When you're choosing the best airline for your next flight, there are plenty of things going through your mind. How comfortable will this airline be? How cheap are the tickets? What about which airline will be the least likely to force you into a situation where you're bolting through the airport trying to catch your connecting flight? Considering the fastest airlines isn't always part of the equation, even though we all have stories about having to catch connecting flights in serious time crunches.
Despite the fact that airlines are delivering thousands of passengers to their destinations at an incredibly efficient rate and speed several times a day, we're often more focused on when they let us down instead of how often the flights are on time, and how quick they actually go. Forbes went the extra mile to put airlines' claims about how often they're actually reaching their destinations on schedule to the test, working with the consultancy Aerospace Engineering and Research Associates. This was all done in a bid to figure out which airlines are actually working to deliver passengers in an efficient manner. The results may surprise you, though the heavy-hitters in terms of ranking came out on top for some pretty obvious reasons.
AERA worked alongside Forbes to review the scheduled flights from 2018 to compare airlines' actual flight times to calculations for the shortest possible times and routes. This, as you can imagine, led to some pretty interesting results When it comes to these measurements, it's important to keep in mind that what's actually being measured between airlines is efficiency, a combination of several factors including how fast the airline can get you to your destination.
Out of the top ten major airlines measured, Alaska Airlines came out last, with an efficiency index average of 20.7 out of 262,478 flights in 2018. In that ranking, following Alaska Airlines was American Airlines at 20.2, United Airlines at 19.3, Frontier Airlines at 19.3, JetBlue Airways at 18.3, Spirit Airlines at 17.2, Delta Airlines at 15.8, Allegiant Air at 14.2, Southwest Airlines at 12.5, and Hawaiian Airlines coming in as the most efficient at 10.6.
There's more than just the shame of being ranked last on a list online that comes with coming in last place, though. There are real costs involved with inefficiency as well, including airlines' operating costs and the value of passenger time. For instance, American Airlines suffered a $5.7 billion penalty for its performance, $3.6 billion for customers, and $2.9 billion to the economy for a whopping $12.1 billion in costs. American's numbers are on the higher end, with Hawaiian Airlines bringing up the rear with a total $589.3 million in costs for the airline itself, passengers, and the economy.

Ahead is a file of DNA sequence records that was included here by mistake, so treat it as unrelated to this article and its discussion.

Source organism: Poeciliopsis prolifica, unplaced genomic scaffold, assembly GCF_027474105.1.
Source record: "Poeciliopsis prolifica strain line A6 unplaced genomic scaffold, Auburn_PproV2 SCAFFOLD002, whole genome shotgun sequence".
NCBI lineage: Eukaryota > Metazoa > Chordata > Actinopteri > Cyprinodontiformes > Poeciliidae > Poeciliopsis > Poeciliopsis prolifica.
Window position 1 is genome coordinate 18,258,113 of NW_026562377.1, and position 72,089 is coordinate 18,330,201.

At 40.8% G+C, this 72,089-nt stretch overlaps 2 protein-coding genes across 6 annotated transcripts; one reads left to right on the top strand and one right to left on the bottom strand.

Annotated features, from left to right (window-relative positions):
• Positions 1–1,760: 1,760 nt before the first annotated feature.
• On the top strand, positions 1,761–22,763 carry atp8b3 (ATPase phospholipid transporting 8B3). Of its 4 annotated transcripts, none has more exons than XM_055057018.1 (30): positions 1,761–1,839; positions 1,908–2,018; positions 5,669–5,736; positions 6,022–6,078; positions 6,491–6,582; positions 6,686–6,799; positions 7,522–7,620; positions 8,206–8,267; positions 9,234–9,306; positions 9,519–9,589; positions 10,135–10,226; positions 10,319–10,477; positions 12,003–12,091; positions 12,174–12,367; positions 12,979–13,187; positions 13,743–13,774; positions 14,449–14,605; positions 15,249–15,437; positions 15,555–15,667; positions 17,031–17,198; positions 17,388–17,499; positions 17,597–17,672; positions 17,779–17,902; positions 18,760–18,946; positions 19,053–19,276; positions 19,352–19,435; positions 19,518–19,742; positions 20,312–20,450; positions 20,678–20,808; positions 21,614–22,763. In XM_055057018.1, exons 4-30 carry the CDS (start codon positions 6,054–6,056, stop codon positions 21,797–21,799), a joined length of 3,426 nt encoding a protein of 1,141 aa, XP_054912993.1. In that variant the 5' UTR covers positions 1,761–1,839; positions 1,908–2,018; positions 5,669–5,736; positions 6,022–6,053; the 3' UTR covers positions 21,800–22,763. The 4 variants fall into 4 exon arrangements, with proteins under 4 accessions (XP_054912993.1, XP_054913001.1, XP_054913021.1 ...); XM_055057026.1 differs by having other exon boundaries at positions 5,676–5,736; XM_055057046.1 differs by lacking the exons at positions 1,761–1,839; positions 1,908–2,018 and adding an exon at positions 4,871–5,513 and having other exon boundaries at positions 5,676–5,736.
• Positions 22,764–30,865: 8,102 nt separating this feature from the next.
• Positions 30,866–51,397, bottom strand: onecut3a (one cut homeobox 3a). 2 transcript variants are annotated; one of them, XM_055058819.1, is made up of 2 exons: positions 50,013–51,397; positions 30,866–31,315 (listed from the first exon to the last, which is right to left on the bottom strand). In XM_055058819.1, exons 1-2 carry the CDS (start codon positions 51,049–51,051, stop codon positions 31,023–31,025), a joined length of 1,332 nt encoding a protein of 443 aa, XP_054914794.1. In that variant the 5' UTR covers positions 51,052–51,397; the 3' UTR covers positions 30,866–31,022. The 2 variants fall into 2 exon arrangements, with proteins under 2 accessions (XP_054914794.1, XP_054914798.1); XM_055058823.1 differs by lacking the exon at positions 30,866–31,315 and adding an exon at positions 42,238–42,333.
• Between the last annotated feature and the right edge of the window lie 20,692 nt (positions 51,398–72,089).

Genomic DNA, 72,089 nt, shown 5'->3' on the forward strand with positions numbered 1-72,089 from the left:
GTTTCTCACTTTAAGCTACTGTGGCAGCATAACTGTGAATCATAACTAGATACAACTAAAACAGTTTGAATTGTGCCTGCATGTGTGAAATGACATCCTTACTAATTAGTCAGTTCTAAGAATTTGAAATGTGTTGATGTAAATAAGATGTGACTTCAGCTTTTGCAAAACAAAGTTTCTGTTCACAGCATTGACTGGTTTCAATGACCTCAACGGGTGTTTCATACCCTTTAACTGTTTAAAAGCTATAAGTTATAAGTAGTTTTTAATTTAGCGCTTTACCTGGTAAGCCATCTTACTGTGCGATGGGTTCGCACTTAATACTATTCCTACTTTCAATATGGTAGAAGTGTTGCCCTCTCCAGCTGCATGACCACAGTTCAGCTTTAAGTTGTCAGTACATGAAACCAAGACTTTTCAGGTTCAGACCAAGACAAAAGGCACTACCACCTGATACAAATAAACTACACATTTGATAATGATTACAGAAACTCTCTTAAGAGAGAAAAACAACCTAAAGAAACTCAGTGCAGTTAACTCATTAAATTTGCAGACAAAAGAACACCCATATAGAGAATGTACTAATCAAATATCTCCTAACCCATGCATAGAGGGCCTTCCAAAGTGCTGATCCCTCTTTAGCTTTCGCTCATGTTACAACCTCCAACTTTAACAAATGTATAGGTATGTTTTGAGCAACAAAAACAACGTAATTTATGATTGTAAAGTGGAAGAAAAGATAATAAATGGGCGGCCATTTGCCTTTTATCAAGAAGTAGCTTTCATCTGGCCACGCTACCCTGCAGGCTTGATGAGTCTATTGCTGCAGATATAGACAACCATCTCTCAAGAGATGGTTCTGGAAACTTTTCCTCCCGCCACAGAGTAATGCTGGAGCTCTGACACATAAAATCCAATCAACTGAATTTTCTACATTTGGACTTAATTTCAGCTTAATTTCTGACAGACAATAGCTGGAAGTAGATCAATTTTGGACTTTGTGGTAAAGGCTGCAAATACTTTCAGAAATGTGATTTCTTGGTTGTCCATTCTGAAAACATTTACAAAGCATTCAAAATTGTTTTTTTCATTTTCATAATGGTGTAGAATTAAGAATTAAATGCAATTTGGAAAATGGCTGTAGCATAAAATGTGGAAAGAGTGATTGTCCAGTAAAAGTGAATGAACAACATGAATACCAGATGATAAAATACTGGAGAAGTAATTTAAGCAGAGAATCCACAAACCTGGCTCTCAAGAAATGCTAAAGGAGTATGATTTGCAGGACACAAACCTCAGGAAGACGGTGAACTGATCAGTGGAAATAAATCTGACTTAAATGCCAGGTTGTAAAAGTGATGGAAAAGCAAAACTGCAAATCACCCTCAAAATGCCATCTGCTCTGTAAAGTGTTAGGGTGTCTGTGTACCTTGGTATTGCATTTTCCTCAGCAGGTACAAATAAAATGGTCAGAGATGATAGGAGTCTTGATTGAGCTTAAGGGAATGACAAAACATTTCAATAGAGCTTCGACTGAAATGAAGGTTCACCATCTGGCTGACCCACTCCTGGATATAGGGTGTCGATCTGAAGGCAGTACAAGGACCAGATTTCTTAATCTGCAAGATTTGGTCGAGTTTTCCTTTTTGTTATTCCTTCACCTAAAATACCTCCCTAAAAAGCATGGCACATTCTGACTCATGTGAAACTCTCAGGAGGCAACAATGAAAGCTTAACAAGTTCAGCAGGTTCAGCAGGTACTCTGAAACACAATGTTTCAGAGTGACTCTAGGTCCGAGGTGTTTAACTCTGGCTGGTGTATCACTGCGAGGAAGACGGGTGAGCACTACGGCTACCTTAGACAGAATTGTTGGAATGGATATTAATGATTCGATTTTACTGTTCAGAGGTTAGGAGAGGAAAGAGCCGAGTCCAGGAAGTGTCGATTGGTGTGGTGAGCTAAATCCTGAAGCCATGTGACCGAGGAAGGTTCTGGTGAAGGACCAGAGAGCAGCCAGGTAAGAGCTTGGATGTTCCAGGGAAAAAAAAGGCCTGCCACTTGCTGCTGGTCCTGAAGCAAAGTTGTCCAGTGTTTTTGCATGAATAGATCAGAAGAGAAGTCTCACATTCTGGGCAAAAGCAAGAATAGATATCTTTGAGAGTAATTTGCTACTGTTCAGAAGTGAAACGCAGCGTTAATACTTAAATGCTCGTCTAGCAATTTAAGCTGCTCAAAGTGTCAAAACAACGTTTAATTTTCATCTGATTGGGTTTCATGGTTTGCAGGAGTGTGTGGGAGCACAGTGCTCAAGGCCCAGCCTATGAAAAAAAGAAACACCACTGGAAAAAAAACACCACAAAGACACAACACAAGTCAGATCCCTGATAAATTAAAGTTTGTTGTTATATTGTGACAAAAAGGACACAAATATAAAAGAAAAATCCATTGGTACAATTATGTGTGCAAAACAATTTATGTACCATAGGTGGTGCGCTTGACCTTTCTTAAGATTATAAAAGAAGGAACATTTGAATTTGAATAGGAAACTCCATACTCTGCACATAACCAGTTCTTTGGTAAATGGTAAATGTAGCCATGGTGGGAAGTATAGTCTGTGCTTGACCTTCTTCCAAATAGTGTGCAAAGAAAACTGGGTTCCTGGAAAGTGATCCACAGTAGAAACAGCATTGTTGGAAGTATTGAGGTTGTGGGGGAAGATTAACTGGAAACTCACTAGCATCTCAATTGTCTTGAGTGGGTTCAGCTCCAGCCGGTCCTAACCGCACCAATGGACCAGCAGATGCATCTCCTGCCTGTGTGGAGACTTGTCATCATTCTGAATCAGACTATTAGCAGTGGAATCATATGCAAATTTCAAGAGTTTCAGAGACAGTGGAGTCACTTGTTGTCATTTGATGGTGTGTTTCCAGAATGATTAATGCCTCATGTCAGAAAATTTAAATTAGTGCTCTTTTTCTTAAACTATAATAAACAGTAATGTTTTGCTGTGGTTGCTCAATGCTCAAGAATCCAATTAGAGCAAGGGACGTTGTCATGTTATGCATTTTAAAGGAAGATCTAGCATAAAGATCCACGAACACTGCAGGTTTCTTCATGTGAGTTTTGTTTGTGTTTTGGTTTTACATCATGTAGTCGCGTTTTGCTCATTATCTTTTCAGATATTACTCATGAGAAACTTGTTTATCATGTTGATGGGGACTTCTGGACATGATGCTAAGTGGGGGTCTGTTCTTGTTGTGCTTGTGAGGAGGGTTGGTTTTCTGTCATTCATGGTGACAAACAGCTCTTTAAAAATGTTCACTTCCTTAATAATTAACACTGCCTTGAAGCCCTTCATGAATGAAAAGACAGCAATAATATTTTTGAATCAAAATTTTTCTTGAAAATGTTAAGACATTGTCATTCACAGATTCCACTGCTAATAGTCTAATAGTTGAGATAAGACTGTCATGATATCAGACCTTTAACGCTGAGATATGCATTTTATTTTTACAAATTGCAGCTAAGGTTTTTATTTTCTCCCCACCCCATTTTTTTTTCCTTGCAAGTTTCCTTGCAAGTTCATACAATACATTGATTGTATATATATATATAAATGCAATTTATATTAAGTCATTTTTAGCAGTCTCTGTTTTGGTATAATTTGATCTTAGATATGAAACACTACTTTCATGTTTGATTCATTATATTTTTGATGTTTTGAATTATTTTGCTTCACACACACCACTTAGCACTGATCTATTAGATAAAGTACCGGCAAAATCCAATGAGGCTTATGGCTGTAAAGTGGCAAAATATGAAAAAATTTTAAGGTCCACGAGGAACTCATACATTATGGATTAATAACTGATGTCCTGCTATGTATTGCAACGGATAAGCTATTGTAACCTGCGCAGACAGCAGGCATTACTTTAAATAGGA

Of course, there are more airlines offering service throughout the country. Forbes actually ranked every scheduled carrier in the United States that it could utilize data for, which found Boutique Air coming in at first place with an efficiency index of 10.3 out of 23,792 flights. Bringing up the rear were Great Lakes Airlines at 24.6 and Virgin America at 25.1, but Alaska Airlines still took 30th place out of 32 even in the larger ranking.
It makes sense that Hawaiian Airlines comes out on top, especially as it has the advantage of running mostly domestic flights among the Hawaiian islands. There's rarely awful weather to have to deal with, and the airline serves shorter flights, according to Forbes. Meanwhile, Alaska Airlines' two hubs are in Seattle and San Francisco and due to congestion in both areas as well as cloud cover and occasional rough weather, it's a perfect storm of location, weather, and the flights the airline operates that helped bring it out on the bottom.
There are plenty of factors to consider when choosing an airline, of course, but these numbers paint an interesting picture of how the airlines in the U.S. actually perform. If you find that your go-to service tends to do poorly and you want to improve your environmental footprint (or on-time arrivals and departures) you may consider swapping if at all possible to a different provider...that is, until the next report is officially released, though it probably isn't going to get much better than Hawaiian Airlines' numbers.